His indiscriminate feet shuffled and shushed through loose leaves. She saw movement – what appeared to be a trick of light and shadow. She did not expect to see the beast, so she didn't. But there he stood. Belleza discovered herself looking at an upright body clothed with a winter-thick pelt. He was tall, freakishly tall, and the same cold color as the trees.

The beast had a somewhat triangular silhouette, bottom-heavy, supported by thick, rabbit-like haunches and enormous feet. His tail made the third point of a tripod on which he balanced. The body tapered upward to narrow shoulders and a more narrow skull. He moved his head side to side, as if agitated.

Belleza laughed out loud. It had to be a joke. She was seeing a ragged tent, or a blanket snagged on a tree. Perhaps a human swaddled in a bear rug. If it was a man, she shouldn't approach. Why would he be in the woods at the dawn of an unseasonably cold morning? A drifter? A fugitive? Or, more horrible, one of his victims wrapped in a dark shroud?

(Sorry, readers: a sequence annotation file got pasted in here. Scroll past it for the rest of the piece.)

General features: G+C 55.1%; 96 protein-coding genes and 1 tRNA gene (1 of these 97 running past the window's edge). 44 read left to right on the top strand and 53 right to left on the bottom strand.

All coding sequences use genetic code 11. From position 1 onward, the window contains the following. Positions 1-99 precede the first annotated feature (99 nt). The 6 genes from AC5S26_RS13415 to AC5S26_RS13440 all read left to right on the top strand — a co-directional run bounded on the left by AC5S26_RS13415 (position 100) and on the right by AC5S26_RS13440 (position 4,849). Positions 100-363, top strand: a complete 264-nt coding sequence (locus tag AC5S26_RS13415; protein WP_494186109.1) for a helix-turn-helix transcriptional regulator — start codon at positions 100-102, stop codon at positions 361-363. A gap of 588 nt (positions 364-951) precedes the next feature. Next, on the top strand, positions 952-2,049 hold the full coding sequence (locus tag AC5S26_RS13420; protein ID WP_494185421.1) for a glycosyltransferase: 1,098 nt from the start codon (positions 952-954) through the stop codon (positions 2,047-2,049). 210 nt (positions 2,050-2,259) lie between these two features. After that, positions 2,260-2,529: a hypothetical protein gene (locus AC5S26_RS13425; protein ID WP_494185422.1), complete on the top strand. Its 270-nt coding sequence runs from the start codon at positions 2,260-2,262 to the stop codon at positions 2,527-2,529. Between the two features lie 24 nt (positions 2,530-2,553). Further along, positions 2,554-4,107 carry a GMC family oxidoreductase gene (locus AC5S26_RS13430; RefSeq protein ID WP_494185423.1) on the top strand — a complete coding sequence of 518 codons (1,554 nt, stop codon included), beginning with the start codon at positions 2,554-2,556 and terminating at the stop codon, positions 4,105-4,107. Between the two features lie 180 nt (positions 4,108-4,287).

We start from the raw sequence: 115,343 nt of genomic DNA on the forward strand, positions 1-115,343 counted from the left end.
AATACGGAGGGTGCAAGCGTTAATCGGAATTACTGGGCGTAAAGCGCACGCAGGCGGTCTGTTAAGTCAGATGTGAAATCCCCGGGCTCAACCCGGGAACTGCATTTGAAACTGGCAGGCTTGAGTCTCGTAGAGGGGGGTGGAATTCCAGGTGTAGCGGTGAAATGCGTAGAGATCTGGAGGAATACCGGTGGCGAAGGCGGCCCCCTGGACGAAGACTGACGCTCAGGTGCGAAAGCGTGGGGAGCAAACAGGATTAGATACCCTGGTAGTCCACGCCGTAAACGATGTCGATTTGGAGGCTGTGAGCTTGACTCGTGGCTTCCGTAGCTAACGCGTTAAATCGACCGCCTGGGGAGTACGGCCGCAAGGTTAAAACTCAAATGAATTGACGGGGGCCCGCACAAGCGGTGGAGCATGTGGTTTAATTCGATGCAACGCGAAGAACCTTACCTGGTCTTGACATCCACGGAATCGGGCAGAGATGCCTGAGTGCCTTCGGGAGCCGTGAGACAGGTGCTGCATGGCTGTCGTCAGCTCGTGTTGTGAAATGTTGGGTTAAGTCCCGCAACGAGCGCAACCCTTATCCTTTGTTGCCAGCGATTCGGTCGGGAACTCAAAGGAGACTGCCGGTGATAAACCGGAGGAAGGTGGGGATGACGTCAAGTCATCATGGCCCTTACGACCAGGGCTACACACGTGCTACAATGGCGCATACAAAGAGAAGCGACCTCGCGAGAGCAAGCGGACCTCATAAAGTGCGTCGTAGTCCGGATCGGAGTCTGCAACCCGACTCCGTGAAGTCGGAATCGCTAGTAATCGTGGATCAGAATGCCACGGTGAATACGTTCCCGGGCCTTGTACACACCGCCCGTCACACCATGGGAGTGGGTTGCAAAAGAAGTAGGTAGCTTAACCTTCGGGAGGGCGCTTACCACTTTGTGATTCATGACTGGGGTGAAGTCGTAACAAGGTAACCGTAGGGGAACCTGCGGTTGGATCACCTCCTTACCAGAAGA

But the thing was none of these sensible options. The monster was indeed a live animal.

He extended his arms. They were eerily human-seeming arms, ending in three toed paws. From each toe grew a black, horny nail, stout and blunt like a peg: surely his digging tools and the explanation for the holes in her garden.

If the beast killed her, how long would she lie undiscovered on the path? Gerald emailed intermittently. She had a computer friend who posted reviews on book sites. Others, more like acquaintances, knew her from an opera list-serve and a genealogy chat room. Did any of them have her full name?

The swaying head stilled. He gazed at Belleza with the startled, inflexible face of a cat, his expression raw, undeveloped. He had wet black rodent eyes that glistened. Tufts of hair grew out of his ears. More hair grew out of his cheeks. His mouth was round and lipless. Sounds came out of it.